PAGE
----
The patience required for taking testimony is needful also in
cross-examination. Not only children and slow-witted folk, but also bright persons often answer only ``yes'' and ``no,'' and these bare answers demand a patience most necessary with just this bareness, if the answers are to be pursued for some time and consecutively. The danger of impatience is the more obvious inasmuch as everyone recognizes more or less clearly that he is likely to set the reserved witness suggestive questions and so to learn things that the witness never would have said. Not everybody, indeed, who makes monosyllabic replies in court has this nature, but in the long run, this common characteristic is manifest, and these laconic people are really not able to deliver themselves connectedly in long speeches. If, then, the witness has made only the shortest replies and a coherent well-composed story be made of them, the witness will, when his testimony is read to him, often not notice the untruths it might contain. He is so little accustomed to his own prolonged discourse that at most he wonders at his excellent speech without noticing even coarse falsehoods. If, contrary to expectation, he does notice them, he is too chary of words to call attention to them, assents, and is glad to see the torture coming to an end. Hence, nothing but endless patience will do to bring the laconic witness to say at least enough to make his information coherent, even though brief. It may be presented in this form for protocol.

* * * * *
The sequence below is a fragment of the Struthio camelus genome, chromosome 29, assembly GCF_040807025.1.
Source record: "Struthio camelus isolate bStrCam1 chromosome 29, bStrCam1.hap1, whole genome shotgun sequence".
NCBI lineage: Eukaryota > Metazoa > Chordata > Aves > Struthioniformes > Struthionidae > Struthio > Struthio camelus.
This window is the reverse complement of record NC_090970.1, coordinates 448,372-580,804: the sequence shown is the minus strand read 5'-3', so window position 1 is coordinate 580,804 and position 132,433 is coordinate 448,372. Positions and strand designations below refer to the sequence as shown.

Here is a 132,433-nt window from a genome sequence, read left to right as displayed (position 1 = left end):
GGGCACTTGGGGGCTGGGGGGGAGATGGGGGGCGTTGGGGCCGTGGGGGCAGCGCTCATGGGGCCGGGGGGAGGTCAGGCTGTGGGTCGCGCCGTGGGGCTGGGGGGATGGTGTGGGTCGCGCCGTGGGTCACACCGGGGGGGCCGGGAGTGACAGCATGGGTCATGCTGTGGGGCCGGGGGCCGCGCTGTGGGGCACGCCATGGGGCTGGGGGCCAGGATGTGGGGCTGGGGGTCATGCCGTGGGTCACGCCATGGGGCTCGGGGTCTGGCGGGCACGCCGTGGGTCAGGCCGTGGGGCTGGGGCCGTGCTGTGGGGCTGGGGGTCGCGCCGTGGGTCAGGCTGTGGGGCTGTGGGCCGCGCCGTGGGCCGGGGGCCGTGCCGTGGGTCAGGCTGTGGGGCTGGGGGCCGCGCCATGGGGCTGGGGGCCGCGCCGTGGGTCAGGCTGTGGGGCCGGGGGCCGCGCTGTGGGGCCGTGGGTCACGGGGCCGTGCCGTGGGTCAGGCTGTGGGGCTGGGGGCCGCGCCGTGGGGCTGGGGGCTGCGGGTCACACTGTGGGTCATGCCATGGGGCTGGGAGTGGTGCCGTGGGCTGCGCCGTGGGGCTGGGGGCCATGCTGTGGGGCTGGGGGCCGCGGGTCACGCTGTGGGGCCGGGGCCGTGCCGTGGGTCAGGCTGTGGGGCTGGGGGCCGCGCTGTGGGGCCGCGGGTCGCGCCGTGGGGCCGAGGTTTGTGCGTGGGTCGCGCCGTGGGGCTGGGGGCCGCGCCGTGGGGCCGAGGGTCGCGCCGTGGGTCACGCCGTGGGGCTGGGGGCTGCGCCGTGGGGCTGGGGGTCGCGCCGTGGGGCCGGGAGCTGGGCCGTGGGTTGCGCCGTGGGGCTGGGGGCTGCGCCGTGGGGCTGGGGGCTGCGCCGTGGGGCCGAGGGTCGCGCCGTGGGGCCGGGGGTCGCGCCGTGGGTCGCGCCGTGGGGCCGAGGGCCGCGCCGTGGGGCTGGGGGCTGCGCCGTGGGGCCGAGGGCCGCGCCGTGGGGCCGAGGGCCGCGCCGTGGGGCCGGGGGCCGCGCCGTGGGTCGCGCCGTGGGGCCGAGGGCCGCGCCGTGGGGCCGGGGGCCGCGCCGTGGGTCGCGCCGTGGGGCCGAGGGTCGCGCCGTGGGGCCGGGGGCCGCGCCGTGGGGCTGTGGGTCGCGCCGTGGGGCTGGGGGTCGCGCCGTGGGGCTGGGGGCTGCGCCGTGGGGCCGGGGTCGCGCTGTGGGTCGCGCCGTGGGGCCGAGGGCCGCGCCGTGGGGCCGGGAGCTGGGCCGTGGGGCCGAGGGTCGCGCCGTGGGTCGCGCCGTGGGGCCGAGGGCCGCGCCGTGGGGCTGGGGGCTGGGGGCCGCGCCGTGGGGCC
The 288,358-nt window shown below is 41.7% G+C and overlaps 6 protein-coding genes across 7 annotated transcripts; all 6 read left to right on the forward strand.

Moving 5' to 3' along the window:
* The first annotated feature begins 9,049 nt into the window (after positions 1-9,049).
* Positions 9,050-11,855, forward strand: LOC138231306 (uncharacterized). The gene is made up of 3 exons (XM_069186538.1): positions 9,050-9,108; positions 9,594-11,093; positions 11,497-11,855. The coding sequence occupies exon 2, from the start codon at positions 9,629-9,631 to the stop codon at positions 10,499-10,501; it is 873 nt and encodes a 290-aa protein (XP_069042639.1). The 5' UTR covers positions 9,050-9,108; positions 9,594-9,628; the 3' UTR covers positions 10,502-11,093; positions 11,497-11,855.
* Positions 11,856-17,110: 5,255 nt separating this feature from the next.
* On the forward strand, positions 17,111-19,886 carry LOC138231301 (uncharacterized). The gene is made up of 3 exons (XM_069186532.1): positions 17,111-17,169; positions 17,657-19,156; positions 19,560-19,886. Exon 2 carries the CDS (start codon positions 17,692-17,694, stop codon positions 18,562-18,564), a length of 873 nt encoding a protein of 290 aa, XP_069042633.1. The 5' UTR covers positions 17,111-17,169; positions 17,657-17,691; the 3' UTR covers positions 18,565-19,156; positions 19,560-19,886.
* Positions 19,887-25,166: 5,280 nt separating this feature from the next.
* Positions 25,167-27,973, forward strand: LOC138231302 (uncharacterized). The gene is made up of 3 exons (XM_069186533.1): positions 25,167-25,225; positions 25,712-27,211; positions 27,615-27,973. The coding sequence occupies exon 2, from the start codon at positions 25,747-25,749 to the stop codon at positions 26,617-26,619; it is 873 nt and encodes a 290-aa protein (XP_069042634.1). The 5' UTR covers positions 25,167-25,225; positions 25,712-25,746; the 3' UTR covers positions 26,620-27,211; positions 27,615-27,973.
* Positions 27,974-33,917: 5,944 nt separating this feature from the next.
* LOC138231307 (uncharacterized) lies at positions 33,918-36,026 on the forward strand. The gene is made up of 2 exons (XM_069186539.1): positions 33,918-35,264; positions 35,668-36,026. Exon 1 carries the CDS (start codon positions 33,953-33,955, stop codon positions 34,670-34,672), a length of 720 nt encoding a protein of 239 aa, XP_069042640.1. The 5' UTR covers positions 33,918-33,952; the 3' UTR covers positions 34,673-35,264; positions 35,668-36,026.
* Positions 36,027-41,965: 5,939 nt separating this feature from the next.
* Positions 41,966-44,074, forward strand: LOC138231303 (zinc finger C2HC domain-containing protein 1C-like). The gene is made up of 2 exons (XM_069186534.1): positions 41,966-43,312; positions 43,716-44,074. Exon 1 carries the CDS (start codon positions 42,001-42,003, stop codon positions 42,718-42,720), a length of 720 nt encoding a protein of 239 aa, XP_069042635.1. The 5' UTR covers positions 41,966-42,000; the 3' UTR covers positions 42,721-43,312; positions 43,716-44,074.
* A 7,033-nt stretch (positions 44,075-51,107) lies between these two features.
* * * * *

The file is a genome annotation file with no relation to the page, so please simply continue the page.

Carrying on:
Section 6. (d) Presuppositions of Evidence-Taking.
One of the most important rules of evidence-taking is not to suppose that practically any witness is skilled in statement of what he remembers. Even of child training, Fr
The chief thing is to determine the witness's level and then meet him on it. We certainly can not succeed, in the short time allowed us, to raise him to ours. ``The object of instruction'' (says Lange) ``is to endow the pupil with more apperceptive capacity, i. e., to
 Pathological conditions, if at all distinct, are easily recognizable, but there is a very broad and fully occupied border country between pathological and normal conditions. (Cf. O. Gross: Die Affeklage der Ablehnung. Monatschrift f